†These authors contributed equally.
Introduction: Painful diabetic neuropathy (PDN) is an
intractable chronic pain condition affecting a growing number of adults in China.
Spinal cord stimulation (SCS) has been employed in the treatment of PDN for
several decades. However, the efficacy and underlying mechanisms of SCS are still
inconclusive. Methods: In this study, we adopted an implantable pulse
generator to deliver electrical stimulation (50 Hz, 200 us pulse width, 12
hours/day in 5 weeks) via a quadripolar electrode in the lumbar epidural space to
treat pain hypersensitivity in the rat model of PDN. Electronic von Frey and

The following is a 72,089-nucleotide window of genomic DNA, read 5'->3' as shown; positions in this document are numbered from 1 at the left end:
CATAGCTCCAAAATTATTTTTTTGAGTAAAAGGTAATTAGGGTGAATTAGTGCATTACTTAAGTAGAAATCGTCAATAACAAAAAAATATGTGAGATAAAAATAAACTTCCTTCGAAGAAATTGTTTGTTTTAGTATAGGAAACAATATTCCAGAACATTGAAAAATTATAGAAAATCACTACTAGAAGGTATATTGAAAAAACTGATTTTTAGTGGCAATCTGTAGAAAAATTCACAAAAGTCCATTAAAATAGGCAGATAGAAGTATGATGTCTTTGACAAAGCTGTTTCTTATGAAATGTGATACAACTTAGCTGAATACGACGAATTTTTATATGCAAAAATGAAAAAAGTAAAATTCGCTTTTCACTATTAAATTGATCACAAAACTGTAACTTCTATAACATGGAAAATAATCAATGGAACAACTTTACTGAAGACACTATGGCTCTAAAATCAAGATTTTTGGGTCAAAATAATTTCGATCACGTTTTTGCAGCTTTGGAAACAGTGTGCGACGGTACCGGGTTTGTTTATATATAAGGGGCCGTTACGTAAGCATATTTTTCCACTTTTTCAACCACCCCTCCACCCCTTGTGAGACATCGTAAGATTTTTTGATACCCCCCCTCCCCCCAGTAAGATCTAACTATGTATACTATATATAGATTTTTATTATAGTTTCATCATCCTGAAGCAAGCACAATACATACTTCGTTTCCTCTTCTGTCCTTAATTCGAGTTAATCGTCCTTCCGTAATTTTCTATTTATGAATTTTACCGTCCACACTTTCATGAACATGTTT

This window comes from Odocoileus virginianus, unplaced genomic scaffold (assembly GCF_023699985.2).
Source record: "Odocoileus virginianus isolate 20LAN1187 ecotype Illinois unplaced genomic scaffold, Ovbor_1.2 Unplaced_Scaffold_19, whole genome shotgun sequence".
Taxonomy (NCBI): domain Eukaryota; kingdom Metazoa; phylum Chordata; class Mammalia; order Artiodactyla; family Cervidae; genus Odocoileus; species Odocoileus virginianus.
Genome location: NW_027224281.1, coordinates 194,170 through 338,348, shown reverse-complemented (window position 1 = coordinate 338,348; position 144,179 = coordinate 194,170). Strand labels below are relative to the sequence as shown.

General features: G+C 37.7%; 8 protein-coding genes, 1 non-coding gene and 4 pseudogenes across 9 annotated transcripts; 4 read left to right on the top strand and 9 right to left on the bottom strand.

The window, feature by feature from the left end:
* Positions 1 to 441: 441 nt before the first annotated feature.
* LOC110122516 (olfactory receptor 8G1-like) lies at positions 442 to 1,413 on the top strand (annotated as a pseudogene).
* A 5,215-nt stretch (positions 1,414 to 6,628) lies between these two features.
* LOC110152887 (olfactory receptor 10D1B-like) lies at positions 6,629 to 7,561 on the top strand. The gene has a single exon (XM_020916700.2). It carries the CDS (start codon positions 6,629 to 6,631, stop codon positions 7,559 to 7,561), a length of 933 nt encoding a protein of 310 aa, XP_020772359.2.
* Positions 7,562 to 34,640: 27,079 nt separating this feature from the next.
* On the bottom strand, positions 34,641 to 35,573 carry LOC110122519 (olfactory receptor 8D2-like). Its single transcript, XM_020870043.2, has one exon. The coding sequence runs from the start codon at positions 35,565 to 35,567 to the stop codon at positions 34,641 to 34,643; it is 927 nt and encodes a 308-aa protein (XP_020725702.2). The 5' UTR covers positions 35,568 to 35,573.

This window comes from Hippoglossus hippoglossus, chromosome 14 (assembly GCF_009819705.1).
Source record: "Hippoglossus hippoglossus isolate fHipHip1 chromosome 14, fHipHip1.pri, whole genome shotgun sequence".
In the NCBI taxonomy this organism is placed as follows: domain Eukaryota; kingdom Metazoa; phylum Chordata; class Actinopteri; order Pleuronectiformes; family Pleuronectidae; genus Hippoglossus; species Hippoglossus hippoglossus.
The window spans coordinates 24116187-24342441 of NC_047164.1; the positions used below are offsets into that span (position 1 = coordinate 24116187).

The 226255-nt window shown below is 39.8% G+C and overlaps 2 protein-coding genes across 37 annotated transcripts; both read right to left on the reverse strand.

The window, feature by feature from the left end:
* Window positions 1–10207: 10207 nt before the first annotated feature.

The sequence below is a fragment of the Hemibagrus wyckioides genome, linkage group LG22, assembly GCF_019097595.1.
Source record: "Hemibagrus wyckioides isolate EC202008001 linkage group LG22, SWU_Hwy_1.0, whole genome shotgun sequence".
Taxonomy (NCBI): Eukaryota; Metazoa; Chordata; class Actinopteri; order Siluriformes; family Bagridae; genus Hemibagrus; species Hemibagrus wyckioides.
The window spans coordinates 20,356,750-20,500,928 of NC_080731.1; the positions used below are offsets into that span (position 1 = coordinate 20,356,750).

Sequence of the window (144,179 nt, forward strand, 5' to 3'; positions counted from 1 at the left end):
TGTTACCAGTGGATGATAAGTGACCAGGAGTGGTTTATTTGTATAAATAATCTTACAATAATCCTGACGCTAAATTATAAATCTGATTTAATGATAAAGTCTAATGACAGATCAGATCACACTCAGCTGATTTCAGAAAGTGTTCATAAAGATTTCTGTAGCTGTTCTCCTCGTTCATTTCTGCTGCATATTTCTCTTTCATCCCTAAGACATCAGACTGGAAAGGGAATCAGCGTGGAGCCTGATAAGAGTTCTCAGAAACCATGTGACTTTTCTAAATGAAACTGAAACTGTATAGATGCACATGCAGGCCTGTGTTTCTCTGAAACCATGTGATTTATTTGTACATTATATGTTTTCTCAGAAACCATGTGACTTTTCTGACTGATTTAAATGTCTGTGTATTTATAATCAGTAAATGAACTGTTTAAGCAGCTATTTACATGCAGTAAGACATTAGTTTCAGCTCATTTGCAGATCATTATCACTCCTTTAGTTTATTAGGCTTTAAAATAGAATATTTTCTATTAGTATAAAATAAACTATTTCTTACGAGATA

Hargreaves tests were used to measure the responses to mechanical and heat
stimuli, respectively. Quantitative PCR, western blotting, and enzyme-linked
immunosorbent assay (ELISA) were adopted to explore the changes in
neuroinflammation after SCS. Results: SCS alleviated mechanical
allodynia and heat hyperalgesia over a period of 3 weeks in diabetic rats. SCS
completely suppressed neuropathy-induced Tlr4 and NF